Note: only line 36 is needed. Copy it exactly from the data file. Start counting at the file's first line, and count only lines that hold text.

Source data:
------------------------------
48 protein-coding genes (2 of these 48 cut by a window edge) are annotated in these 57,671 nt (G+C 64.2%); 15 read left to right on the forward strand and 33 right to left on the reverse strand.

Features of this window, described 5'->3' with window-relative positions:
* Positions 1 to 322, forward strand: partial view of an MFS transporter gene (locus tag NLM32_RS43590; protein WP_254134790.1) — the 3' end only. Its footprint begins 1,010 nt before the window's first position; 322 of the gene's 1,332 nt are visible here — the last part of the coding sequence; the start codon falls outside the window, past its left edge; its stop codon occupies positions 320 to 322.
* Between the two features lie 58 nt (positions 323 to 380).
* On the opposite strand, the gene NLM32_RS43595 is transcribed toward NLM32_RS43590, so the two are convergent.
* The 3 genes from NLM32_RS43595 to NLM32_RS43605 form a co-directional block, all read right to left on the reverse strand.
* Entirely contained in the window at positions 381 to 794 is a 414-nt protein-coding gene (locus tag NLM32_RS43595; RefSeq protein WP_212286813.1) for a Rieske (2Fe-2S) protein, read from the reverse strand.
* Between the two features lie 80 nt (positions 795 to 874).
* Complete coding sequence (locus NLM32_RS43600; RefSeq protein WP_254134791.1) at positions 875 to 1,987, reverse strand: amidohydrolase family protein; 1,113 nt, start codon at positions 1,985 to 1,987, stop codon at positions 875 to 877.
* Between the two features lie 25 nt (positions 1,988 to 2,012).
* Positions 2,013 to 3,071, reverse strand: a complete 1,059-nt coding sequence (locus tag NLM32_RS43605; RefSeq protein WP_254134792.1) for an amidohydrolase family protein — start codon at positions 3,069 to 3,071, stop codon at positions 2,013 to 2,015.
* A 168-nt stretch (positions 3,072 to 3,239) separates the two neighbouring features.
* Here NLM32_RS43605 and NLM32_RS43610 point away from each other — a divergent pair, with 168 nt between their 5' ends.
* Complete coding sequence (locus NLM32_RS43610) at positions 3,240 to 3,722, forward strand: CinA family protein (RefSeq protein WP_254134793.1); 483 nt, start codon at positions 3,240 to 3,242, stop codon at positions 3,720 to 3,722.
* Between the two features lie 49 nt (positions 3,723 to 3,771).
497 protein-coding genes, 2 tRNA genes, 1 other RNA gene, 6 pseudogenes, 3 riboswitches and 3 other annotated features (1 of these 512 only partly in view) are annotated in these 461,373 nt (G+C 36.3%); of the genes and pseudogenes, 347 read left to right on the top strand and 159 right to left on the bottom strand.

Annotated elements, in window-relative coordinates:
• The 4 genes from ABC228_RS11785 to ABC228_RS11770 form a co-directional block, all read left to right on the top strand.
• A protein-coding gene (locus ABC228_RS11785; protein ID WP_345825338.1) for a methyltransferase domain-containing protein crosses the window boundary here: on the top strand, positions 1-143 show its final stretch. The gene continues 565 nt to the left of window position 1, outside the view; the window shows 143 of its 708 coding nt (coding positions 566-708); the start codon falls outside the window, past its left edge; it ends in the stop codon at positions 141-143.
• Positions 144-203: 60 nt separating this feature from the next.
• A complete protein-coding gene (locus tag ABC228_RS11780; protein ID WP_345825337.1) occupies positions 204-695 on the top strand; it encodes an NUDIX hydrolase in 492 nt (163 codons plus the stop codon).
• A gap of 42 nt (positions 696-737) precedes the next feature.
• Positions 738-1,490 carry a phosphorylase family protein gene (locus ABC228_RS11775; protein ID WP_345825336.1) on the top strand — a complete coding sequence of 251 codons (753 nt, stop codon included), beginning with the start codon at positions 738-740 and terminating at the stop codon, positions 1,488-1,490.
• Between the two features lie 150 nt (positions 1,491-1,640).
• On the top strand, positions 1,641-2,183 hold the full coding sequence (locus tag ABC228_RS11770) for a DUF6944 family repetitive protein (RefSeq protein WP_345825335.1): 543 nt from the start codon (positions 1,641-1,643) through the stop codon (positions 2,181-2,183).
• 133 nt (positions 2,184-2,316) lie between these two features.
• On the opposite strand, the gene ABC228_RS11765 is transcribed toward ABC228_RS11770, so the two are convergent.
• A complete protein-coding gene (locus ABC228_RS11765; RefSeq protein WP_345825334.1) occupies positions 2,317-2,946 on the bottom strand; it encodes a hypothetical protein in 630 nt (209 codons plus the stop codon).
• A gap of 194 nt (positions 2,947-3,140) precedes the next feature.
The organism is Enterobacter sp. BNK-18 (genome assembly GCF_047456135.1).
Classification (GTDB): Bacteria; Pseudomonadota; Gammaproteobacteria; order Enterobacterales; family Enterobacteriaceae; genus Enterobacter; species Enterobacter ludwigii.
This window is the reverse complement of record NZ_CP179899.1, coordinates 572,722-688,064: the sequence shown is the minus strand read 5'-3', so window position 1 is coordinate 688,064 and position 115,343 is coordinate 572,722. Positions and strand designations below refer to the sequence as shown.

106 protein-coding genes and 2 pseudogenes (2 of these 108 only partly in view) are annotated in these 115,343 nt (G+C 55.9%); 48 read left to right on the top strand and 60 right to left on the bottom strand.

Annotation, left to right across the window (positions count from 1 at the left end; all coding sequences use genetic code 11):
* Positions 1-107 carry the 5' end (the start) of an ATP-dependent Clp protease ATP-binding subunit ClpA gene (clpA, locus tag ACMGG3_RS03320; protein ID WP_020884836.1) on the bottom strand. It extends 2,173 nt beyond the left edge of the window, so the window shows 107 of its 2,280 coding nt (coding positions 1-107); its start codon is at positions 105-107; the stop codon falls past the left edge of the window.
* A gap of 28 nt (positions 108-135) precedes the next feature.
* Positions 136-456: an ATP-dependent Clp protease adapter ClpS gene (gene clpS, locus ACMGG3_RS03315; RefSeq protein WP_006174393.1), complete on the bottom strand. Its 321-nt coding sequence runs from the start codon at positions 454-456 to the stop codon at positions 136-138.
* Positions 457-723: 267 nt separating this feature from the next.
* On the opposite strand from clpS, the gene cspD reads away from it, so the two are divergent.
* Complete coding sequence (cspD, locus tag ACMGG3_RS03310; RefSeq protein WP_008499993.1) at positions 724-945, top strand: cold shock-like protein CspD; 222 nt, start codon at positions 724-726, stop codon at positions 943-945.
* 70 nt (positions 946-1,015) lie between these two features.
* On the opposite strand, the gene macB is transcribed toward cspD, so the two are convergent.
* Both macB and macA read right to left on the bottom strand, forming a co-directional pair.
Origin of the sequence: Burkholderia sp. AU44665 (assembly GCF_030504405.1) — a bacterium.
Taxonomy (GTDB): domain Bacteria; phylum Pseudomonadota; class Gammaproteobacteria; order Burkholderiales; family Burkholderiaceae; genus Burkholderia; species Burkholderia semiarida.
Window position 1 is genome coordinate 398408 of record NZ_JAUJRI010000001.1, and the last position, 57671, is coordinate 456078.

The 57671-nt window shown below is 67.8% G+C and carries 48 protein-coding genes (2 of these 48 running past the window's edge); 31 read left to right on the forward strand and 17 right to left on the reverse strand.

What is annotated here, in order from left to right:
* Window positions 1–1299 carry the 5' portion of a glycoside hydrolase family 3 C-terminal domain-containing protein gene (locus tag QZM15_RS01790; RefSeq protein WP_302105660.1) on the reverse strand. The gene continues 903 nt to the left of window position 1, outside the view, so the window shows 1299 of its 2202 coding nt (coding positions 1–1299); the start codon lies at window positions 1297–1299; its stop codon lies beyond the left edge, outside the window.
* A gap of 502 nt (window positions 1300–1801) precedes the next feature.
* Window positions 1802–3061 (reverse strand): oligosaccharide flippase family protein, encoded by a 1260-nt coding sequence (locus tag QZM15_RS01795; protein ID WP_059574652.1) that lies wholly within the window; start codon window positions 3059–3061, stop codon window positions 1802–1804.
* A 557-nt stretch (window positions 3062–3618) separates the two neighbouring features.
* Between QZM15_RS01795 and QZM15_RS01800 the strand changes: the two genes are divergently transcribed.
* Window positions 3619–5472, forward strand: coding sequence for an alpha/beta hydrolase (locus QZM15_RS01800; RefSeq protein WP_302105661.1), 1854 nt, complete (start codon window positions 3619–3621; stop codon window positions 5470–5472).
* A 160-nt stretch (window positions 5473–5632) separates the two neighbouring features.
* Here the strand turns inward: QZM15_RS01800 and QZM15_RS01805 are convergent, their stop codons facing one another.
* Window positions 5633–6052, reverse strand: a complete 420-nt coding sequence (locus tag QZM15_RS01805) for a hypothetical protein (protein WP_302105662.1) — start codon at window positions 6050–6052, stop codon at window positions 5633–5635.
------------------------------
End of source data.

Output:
* A gap of 28 nt (positions 108-135) precedes the next feature.